Commencement season is over, but don’t expect the pro-Palestine movement that overtook universities in recent months to dissipate. Given its larger ambitions and significant financial and political support, this protest movement will continue its disruptions nationwide well into the summer.

Nearly eight months after Hamas attacked Israel, it’s abundantly clear that this movement is anything but pro-Palestine. A recent weekend rally outside the White House featured overt support for Hamas and Hezbollah, and calls to murder Zionists. As they demand a “cease-fire,” these protesters ignore Hamas’ rejection of numerous Israeli offers for just that and they also ignore Hamas’ intentional use of civilians as human shields.

One would think a movement ostensibly about saving Palestinian lives would urge Hamas to release the hostages and surrender, which would immediately end the Israel-Hamas war. Instead, their chants of “We don’t want two states, we want 1948” and “From the river to the sea, Palestine will be free” make clear they support the U.S.-designated terrorist organization and its antisemitic objective: to destroy the world’s only Jewish state.

Furthermore, the invocations “by any means necessary” and to “globalize the intifada” are licenses to replicate Hamas’ attack on Oct. 7—the deadliest day for the Jewish people since the Holocaust—and Yasser Arafat’s second intifada: the three-year terror campaign he launched after rejecting an opportunity to establish a Palestinian state.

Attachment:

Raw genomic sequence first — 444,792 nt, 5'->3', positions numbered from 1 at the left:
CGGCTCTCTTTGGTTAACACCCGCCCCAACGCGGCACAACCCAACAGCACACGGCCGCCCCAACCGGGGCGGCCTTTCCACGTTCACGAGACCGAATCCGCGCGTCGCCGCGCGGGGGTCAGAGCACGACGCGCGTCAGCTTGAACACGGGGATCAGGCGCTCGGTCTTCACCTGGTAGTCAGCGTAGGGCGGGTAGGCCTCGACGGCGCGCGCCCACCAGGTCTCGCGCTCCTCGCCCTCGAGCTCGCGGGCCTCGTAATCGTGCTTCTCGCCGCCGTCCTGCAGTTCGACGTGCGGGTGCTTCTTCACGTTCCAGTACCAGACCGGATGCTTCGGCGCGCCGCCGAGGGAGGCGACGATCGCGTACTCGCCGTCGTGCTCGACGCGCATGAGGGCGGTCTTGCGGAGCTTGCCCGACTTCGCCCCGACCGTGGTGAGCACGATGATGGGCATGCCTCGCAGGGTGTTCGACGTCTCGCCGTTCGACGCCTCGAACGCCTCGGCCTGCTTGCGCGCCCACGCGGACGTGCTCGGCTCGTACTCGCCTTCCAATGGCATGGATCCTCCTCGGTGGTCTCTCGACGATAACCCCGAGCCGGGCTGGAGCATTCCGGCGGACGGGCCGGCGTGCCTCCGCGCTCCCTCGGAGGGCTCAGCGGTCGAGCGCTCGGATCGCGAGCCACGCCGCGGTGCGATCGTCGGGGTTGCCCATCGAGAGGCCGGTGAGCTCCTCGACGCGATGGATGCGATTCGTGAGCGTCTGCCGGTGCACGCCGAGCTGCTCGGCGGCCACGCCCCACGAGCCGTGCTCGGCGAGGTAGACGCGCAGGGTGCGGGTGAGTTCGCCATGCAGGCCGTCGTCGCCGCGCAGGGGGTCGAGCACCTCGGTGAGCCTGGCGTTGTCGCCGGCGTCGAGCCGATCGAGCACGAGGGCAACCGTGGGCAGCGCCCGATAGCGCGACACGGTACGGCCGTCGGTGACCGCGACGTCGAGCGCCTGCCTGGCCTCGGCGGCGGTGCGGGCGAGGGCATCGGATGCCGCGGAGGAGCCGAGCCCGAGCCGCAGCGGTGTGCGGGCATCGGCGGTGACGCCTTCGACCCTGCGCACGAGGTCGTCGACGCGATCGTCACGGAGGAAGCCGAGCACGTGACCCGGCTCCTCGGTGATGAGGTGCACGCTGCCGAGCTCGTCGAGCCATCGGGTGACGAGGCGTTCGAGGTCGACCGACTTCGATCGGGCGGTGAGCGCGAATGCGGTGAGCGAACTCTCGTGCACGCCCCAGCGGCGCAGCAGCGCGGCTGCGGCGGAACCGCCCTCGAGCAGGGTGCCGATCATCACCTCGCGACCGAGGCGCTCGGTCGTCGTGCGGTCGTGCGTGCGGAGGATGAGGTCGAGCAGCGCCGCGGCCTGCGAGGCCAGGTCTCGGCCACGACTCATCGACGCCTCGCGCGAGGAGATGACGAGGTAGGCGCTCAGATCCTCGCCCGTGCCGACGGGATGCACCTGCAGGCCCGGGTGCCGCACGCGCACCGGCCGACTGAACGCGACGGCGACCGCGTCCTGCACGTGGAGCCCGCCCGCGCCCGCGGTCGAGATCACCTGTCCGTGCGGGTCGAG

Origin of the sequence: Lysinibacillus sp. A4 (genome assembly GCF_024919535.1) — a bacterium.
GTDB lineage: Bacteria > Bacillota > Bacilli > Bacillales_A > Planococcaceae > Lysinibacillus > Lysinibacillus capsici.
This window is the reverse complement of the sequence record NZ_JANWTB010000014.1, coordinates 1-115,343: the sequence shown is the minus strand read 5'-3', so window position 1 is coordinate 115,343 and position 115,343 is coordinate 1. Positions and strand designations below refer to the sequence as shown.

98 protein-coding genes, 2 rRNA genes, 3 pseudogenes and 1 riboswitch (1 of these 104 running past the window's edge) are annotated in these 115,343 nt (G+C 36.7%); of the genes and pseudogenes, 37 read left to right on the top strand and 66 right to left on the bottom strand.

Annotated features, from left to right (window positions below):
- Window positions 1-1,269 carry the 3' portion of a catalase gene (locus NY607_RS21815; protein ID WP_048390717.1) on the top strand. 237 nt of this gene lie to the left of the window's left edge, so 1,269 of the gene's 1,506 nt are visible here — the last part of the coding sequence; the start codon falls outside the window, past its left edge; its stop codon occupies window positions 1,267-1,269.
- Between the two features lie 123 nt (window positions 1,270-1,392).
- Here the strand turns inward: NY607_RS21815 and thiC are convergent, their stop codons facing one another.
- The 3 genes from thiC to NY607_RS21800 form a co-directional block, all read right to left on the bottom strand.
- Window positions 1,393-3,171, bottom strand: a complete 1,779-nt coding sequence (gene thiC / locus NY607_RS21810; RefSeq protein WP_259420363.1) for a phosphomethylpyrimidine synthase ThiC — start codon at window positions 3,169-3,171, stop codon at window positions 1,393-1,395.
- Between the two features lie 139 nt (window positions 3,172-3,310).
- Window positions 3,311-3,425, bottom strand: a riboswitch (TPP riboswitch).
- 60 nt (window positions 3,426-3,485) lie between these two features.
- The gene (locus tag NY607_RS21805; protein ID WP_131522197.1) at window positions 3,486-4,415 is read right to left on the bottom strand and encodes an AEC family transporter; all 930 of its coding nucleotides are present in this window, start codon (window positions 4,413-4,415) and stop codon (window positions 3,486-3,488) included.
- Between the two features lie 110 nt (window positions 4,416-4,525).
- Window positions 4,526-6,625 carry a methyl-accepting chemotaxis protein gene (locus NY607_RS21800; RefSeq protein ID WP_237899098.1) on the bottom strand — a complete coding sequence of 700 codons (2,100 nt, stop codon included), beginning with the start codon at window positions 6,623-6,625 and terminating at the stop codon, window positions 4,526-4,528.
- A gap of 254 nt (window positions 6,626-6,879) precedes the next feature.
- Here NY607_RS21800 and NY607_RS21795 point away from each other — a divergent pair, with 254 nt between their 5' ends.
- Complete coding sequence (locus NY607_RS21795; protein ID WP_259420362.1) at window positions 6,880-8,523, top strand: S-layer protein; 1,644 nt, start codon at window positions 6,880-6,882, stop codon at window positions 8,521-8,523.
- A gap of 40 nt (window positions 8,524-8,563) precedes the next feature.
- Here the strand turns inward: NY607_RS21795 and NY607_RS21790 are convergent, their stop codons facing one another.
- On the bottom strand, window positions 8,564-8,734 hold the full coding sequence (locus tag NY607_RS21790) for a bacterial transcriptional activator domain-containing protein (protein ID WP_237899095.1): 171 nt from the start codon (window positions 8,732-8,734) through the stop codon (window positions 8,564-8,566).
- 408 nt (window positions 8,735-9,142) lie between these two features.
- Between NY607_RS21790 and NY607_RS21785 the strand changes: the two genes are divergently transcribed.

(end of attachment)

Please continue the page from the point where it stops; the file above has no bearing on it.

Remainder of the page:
Some may dismiss this movement as nothing more than a small, self-evidently noxious cadre of extreme antisemitic students with no constituents outside the university quad. Yet, according to the FBI, antisemitic hate crimes are up threefold, with some of the assaults against Jews most reminiscent of 1930s Germany occurring on university campuses.

And while the average participant may know little about the cause for which he or she protests, demonstrators certainly share their pro-Hamas comrades’ political goals—and the movement’s organizers have the means to pursue them far beyond America’s ivory towers.

But what starts with the Jews never ends with the Jews. Antisemitism is the proverbial canary in the coal mine. Today’s contagion is a particular strain of anti-Americanism that seeks social and political revolution, “by any means necessary.”

Now, with the school year over, look for this virus to relocate to cities with weak or sympathetic leadership, as we’ve seen in Washington, D.C., and at UCLA.

The real prize this summer is Chicago, where the Democratic National Convention will be held in August. The parallels to the events of the 1968 DNC in Chicago are already apparent, except for one important distinction: Unlike his predecessor Richard Daley, today’s mayor, Brandon Johnson, is more likely to join the protesters than silence them when they chant “Genocide Joe.”

The good news is that Americans are waking up to the threat the pro-Hamas movement and its connections to progressive organizations and malign foreign actors pose to our society.

Antisemitism has destroyed every society it infects. Hopefully we are not too late in diagnosing and destroying it before it destroys us.

Originally distributed by Tribune News Service and published by the Arkansas Democrat-Gazette